The National Cotton Council (NCC) says its survey signals producers intend to plant 11 million acres to cotton this spring, an increase of 9.4% from year-ago. The survey was released at its recent annual conference. Upland cotton intentions are 10.8 million acres, up 8.8% from 2016, while extra-long staple (ELS) intentions of 266,000 acres represent a 36.9% increase.
The increase in cotton acreage is largely the result of weaker prices of competing crops, improved expectations for water availability in the West, and above-average cotton yields in 2016, states NCC. "While current futures markets have increased since last year, many producers will continue to face difficult economic conditions in 2017. Production costs remain high, and unless producers have good yields, the higher price still may not be enough to cover all production expenses," the group states in its press release.
Dr. Jody Campiche, the NCC’s vice president, Economics & Policy Analysis, said, “Planted acreage is just one of the factors that will determine supplies of cotton and cottonseed. Ultimately, weather, insect pressures and agronomic conditions play a significant role in determining crop size.”
Campiche said that with abandonment assumed at 12% for the U.S., Cotton Belt harvested area totals 9.7 million acres. Using an average U.S. yield per harvested acre of 830 pounds generates a cotton crop of 16.8 million bales, with 16.0 million upland bales and 760,000 ELS bales. “History has shown that U.S. farmers respond to relative prices when making planting decisions. During the survey period, the cotton December futures contract averaged 70 cents per pound, which is higher than year-ago levels," she said. "Looking at competing crops, corn prices were lower than year-ago levels while soybean prices were about 12 percent higher. The price ratio of cotton to corn is more favorable than in 2016.”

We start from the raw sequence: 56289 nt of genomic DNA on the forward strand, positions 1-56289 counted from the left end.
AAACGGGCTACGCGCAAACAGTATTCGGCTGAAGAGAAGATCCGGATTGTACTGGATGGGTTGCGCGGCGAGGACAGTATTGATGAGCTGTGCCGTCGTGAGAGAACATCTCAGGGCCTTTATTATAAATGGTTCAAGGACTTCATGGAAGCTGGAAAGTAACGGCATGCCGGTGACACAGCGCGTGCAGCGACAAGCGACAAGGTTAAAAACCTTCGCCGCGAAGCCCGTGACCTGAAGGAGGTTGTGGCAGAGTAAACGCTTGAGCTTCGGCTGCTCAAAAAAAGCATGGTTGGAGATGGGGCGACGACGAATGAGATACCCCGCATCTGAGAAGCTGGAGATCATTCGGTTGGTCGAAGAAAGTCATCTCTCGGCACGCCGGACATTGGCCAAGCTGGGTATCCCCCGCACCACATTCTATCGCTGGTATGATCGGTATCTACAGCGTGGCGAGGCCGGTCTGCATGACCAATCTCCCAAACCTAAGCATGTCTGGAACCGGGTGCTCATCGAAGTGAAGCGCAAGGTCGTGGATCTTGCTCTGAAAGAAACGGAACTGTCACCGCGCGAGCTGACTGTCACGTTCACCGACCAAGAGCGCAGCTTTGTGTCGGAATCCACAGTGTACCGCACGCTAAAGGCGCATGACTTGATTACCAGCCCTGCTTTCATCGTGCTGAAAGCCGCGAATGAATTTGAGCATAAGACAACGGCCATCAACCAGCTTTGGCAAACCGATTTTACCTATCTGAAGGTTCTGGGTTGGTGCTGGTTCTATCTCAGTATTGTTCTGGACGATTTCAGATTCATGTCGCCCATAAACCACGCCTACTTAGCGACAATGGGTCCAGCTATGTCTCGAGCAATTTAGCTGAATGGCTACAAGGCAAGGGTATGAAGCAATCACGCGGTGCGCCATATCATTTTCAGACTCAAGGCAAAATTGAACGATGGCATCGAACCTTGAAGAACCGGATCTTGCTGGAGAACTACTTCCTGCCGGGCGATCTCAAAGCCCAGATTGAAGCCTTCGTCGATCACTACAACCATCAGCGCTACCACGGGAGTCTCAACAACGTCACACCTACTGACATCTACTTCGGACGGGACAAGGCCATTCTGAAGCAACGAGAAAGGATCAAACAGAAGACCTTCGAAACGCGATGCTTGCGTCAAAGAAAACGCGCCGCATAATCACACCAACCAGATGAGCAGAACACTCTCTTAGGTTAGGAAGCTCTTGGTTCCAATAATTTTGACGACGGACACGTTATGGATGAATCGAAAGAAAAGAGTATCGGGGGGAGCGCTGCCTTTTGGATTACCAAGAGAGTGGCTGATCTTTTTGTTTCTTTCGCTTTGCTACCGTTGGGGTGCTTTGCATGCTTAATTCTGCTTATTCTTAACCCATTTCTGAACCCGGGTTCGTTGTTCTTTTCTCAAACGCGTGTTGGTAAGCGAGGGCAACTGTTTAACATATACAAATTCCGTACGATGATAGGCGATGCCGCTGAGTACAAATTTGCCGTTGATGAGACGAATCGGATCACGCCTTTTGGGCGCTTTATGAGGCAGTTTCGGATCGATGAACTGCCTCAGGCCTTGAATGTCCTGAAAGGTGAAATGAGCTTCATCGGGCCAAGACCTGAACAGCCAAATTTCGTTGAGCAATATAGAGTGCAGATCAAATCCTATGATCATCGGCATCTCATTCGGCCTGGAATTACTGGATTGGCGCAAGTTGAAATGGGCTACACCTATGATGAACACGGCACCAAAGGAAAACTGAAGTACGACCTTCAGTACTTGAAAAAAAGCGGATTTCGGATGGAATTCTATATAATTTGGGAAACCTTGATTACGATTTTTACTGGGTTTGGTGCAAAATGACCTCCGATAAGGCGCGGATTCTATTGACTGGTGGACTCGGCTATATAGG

Survey respondents in the Southeast indicated a 0.1% increase in the region’s upland area to 2.2 million acres. Across the six states, the results are mixed with increased acreage in Alabama and Florida and a decrease for the other four states. In Alabama, the survey responses indicate 14.2% more cotton acreage and less corn and wheat area. In Florida, respondents indicated more cotton and less soybeans. In Georgia, cotton acreage is expected to decline by 3.1% with ‘other crops’, likely peanuts, pulling acres from cotton, corn and wheat. In South Carolina, acreage is expected to decline by 0.4 percent as cotton acres shift to soybeans and ‘other crops.’ In North Carolina, a 4.8% decline is expected as cotton acreage shifts to soybeans and ‘other crops.’ Cotton acreage is expected to decline by 1.0% in Virginia as acreage shifts to corn and ‘other crops.’
In the Mid-South, growers have demonstrated their ability to adjust acreage based on market signals, in particular, relative prices of cotton and competing crops. This year’s survey results are no different with growers intending to plant 1.7 million acres, an increase of 12.8% from the previous year. Across the region, all states are expected to increase cotton acreage while decreasing acreage of corn and ‘other crops.’ The largest increase was reported in Mississippi with 26.8% more cotton acreage in 2017. Mississippi respondents expect to decrease acreage of all other crops as more cotton acreage is planned. In Tennessee, cotton acreage is expected to increase by 16.6% as land shifts away from corn. In all states except Mississippi, soybean acreage is expected to increase. In Arkansas and Missouri, corn, wheat, and ‘other crops’ are expected to decline. In Louisiana, respondents indicated more cotton, soybeans, and wheat and less corn and ‘other crops.’
Southwest growers intend to plant 6.6 million acres of cotton, an increase of 10.7% . Increases in cotton area are expected in each of the three states. In Kansas, land is shifting away from wheat, corn, and soybeans. In Oklahoma, a 30.1% increase is expected as wheat acreage declines. Overall, Texas acreage is expected to increase by 9.5% as land shifts away from corn and wheat.
Far West producers are expecting to plant 268,000 upland cotton acres – a 15.1% increase from 2016. Arizona is responsible for the large increase, with California acreage down slightly and New Mexico acreage up slightly. The survey results for Arizona suggest a shift from corn and ‘other crops’ to cotton.